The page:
Best of na­ture

New ‘green’ festival screens top en­vi­ron­men­tal films

China Daily (Hong Kong) - - FRONT PAGE - By XU FAN xu­fan@chi­

When Huang Zizhen saw a Global For­est Watch screen­shot fea­tur­ing the planet’s for­est cover, she felt sad that China’s tree den­sity ap­peared to be less than some of its neigh­bor­ing coun­tries.

So, aim­ing to raise pub­lic aware­ness about na­ture, Huang, a for­mer multi­na­tional ex­ec­u­tive, switched to cin­ema.

Af­ter pre­par­ing for more than a year with a bud­get of al­most 2 mil­lion yuan ($285,700), she re­cently in­tro­duced Earth­land-Wild­screen Film Festival, a Chi­nese ver­sion of Bri­tain’s Wild­screen Festival, to movie­go­ers in Beijing and Shang­hai.

The Bri­tish festival, which was launched in Bris­tol in 1982, is a bi­en­nial event to cel­e­brate the best sto­ry­tellers on na­ture. The Panda Awards, its high­est hon­ors, are dubbed the “green Os­cars”.

Up to 15 Panda win­ners or nom­i­nated doc­u­men­taries and films were screened in Beijing in Oc­to­ber and in Shang­hai in Novem­ber — the most sig­nif­i­cant part of the Chi­nese event.

From Hid­den King­doms: Un­der Open Skies Leop­ards: 21st Cen­tury Cats to Flight of the But­ter­flies, most of the doc­u­men­taries haven’t been screened in Chi­nese the­aters.

Af­ter ev­ery screen­ing at the festival, ex­perts from, a pop­u­lar Chi­nese so­cial me­dia site on science, held con­ver­sa­tions with au­di­ence mem­bers on the film.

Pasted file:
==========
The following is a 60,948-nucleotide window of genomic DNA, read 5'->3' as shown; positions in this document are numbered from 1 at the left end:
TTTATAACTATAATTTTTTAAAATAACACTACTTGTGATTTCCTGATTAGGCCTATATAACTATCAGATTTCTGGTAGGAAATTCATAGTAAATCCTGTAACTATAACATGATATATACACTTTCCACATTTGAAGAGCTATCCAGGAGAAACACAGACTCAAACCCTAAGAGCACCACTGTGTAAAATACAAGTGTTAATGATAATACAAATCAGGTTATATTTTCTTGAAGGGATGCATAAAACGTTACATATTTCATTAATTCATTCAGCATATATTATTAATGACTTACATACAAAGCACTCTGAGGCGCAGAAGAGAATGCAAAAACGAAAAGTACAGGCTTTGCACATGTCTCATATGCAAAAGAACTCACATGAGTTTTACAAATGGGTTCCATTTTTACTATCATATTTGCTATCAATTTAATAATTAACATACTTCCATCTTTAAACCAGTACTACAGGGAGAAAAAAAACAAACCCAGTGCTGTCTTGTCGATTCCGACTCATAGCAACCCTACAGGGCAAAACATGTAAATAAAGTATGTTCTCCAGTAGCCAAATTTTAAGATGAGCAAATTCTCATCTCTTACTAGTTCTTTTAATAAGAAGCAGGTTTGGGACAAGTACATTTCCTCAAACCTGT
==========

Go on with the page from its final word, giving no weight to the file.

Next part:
“I got the in­spi­ra­tion at a shop­ping mall in Tai­wan,” Huang says of her en­counter with a DVD seller who spoke at length about doc­u­men­taries on na­ture and pre­his­toric crea­tures.

She also dis­cov­ered that a potential viewer’s in­ter­est in such films is raised with de­tailed ex­pla­na­tions on the sub­jects, which is why she de­cided to make the Earth­land festival in­ter­ac­tive.

The high­lights of the festival in­cluded a sec­tion that was de­signed to en­gage the au­di­ence with the natural world.

Up to 13 lead­ing con­ser­va­tion­ists shared their in­sights, in­clud­ing Wu Lixin, an un­der­wa­ter pho­tog­ra­pher, and Huang Yifeng, an eco-de­signer and win­ner of the Golden Tri­pod Award, the high­est honor in Tai­wan’s pub­li­ca­tion in­dus­try.

A num­ber of celebri­ties, in­clud­ing Hong Kong-based singer Karen Mok, di­rec­tor Tsui Hark and Taipei-based mu­si­cian Jonathan Lee, pro­moted the event by air­ing their thoughts on con­ser­va­tion. So far, the posts about the event have re­ceived 2 mil­lion views on Sina Weibo, the Chi­nese equiv­a­lent of Twit­ter.

The Beauty of Na­ture, the festival’s theme song com­posed by mu­si­cian Zhang Yadong, earned around 1.1 bil­lion views on Weibo.

Huang says she faced chal­lenges, such as a limited bud­get and the long process of re­ceiv­ing govern­ment ap­proval. But her love of na­ture helped her to stay on course.

Earth­land, a com­pany founded by her to man­age the film festival, also hopes to col­lect pho­tos and video footage of China’s ge­o­graph­i­cal fea­tures and en­dan­gered species for on­line dis­play later.


Earth­land-Wild­screen Film Festival screens 15 Panda Award-win­ning or nom­i­nated doc­u­men­taries and na­ture films, such as

He­brides—Is­land­son­theEdge (top) and RiverMon­sters—De­mon Fish (above).

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